Invited talk: Peggy Series (Univ. Edinburgh)

2009-12-03 at 10:00

University Pierre&Marie Curie Paris VI, Building B, 1st floor, Room 120 (How to come)



Expectations, Sensory Adaptation and the Origin of Perceptual Biases.


I will talk about 2 recent projects.

The first project (Series, Stocker and Simoncelli, Neural Computation, 2009) is a theoretical work investigating the relationship between the physiological effects of adaptation and their perceptual consequences. At the physiological level, adaptation is known to correspond to changes in neurons' properties -- it is usually found that the responsivity of neurons that are sensitive to the adaptor stimulus decrease. We are interested in understanding how the rest of the brain interpret these changes. Does the read-out adapt at the same time as the sensory neurons ? Or does it continue to use a fixed strategy, `unaware' of the adaptation changes? We modelled adaptation in a population of neurons, compared a variety of read-out schemes that are either fixed or adaptive, and studied their ability to explain estimation biases (e.g. after-effets) and discrimination performance in motion and contrast adaptation. We show that the psychophysical data can be easily explained in terms of a mismatch between the changing response properties and a fixed read-out scheme.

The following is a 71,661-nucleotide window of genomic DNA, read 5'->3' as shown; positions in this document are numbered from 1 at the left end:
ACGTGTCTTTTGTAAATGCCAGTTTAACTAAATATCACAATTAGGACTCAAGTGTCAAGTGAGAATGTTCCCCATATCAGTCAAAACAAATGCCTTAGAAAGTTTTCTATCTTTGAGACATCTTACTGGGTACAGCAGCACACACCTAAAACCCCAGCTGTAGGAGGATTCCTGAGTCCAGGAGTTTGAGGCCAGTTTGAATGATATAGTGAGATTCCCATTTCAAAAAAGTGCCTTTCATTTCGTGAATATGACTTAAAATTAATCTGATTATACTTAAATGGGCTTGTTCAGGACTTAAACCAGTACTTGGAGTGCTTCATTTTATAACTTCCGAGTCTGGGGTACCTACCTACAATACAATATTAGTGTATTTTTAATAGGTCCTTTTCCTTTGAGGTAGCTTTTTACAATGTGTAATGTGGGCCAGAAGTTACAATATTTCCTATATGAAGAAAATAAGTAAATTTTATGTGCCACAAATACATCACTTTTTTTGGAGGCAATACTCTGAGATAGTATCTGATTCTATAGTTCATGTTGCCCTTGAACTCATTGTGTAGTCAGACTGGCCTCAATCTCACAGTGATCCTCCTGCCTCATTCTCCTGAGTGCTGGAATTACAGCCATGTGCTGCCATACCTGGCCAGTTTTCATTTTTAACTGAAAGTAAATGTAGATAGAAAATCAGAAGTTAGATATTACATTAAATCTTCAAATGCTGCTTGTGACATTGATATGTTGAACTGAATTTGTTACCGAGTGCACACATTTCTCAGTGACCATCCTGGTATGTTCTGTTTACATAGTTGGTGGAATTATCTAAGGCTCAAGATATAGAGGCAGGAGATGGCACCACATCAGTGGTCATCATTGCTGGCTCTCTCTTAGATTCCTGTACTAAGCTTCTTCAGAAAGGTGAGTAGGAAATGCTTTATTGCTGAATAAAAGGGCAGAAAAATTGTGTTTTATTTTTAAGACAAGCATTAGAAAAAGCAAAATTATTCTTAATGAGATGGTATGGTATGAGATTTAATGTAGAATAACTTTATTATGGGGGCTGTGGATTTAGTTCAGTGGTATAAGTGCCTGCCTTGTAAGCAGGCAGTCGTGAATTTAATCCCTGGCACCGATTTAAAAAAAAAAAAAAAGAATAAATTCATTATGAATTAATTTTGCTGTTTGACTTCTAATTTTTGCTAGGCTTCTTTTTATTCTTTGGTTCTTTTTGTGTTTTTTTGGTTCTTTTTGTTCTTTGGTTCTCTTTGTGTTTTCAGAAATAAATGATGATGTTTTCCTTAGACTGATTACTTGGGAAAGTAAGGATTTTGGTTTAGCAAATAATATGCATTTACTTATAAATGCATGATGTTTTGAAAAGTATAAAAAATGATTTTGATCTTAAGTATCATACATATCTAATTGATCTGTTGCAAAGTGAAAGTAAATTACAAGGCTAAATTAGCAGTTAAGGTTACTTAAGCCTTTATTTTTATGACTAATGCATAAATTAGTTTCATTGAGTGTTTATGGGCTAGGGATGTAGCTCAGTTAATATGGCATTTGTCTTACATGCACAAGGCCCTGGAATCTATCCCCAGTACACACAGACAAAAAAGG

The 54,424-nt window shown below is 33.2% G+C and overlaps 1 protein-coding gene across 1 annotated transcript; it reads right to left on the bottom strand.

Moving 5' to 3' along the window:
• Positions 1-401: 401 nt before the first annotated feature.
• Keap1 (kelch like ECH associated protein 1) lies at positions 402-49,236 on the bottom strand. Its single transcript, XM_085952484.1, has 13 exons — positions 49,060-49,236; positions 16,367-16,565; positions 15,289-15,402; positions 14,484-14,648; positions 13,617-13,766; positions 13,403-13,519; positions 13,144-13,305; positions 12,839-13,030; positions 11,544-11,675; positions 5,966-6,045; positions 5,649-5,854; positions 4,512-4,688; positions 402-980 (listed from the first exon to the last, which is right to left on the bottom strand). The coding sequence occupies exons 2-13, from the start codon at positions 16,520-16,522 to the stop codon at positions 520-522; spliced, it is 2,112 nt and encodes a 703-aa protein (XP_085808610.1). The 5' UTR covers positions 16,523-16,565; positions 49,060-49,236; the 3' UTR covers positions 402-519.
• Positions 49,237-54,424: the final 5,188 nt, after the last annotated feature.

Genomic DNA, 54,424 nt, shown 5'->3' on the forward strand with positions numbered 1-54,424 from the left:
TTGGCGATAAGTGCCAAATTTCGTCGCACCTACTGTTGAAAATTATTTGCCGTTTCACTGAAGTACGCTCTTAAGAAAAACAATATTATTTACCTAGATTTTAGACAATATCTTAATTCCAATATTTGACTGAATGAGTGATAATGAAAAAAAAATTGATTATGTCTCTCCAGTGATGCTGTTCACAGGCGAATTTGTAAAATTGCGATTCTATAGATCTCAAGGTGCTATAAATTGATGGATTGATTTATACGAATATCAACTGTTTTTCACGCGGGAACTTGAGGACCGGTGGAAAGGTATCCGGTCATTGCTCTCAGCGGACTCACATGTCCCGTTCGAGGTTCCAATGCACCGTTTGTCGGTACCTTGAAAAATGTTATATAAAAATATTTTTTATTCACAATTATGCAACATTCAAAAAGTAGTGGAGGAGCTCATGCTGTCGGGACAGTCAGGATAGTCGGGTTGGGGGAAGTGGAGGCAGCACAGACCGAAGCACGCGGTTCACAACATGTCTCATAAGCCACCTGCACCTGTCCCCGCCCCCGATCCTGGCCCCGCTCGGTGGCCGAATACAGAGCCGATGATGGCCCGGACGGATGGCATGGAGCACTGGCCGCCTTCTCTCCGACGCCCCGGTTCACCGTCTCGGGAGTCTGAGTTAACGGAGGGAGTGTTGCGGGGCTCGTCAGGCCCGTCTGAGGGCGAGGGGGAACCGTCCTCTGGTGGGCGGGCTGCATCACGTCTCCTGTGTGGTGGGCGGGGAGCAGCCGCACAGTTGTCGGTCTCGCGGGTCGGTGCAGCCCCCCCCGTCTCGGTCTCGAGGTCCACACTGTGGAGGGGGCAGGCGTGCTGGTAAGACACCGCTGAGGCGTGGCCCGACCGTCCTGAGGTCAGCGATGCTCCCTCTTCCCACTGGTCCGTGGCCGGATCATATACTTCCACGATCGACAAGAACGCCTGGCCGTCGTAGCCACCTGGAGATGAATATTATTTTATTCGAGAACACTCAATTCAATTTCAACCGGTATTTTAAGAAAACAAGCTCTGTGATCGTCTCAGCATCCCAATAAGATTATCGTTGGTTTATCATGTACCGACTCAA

The second project (Chalk, Seitz and Series, submitted) is an experimental investigation of the influence of expectations on the perception of simple stimuli. Expectations broadly influence our experience of the world. However, the process by which expectations are acquired and then shape our sensory experiences is not well understood. Using a simple task involving estimation and detection of motion random dots displays, we examined whether expectations can be developed implicitly through in a fast statistical learning procedure. We found that participants quickly and automatically developed expectations for the most frequently presented directions of motion, and that this strongly altered their perception of new motion directions, inducing attractive biases in perceived direction as well as visual hallucinations in the absence of a stimulus. We show that in this case, the perceptual biases are consistent with optimal Bayesian Inference and discuss their possible biological substrate.